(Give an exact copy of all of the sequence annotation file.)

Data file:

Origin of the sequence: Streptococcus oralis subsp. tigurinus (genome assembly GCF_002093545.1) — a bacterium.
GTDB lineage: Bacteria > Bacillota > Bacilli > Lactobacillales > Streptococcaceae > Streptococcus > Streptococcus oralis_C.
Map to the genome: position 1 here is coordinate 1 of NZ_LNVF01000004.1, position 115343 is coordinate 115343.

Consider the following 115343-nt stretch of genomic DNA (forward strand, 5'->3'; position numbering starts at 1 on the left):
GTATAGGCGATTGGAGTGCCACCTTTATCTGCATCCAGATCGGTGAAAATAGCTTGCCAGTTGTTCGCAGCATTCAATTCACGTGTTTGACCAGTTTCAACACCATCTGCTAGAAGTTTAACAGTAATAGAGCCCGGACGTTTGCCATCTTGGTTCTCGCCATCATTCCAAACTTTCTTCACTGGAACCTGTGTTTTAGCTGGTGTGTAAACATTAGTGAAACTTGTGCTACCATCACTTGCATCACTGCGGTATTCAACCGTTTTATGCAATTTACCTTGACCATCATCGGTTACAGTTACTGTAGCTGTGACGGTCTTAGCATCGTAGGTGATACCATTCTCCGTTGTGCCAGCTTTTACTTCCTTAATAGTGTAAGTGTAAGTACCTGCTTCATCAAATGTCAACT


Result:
Origin of the sequence: Streptococcus oralis subsp. tigurinus (genome assembly GCF_002093545.1) — a bacterium.
GTDB lineage: Bacteria > Bacillota > Bacilli > Lactobacillales > Streptococcaceae > Streptococcus > Streptococcus oralis_C.
Map to the genome: position 1 here is coordinate 1 of NZ_LNVF01000004.1, position 115343 is coordinate 115343.

Consider the following 115343-nt stretch of genomic DNA (forward strand, 5'->3'; position numbering starts at 1 on the left):
GTATAGGCGATTGGAGTGCCACCTTTATCTGCATCCAGATCGGTGAAAATAGCTTGCCAGTTGTTCGCAGCATTCAATTCACGTGTTTGACCAGTTTCAACACCATCTGCTAGAAGTTTAACAGTAATAGAGCCCGGACGTTTGCCATCTTGGTTCTCGCCATCATTCCAAACTTTCTTCACTGGAACCTGTGTTTTAGCTGGTGTGTAAACATTAGTGAAACTTGTGCTACCATCACTTGCATCACTGCGGTATTCAACCGTTTTATGCAATTTACCTTGACCATCATCGGTTACAGTTACTGTAGCTGTGACGGTCTTAGCATCGTAGGTGATACCATTCTCCGTTGTGCCAGCTTTTACTTCCTTAATAGTGTAAGTGTAAGTACCTGCTTCATCAAATGTCAACT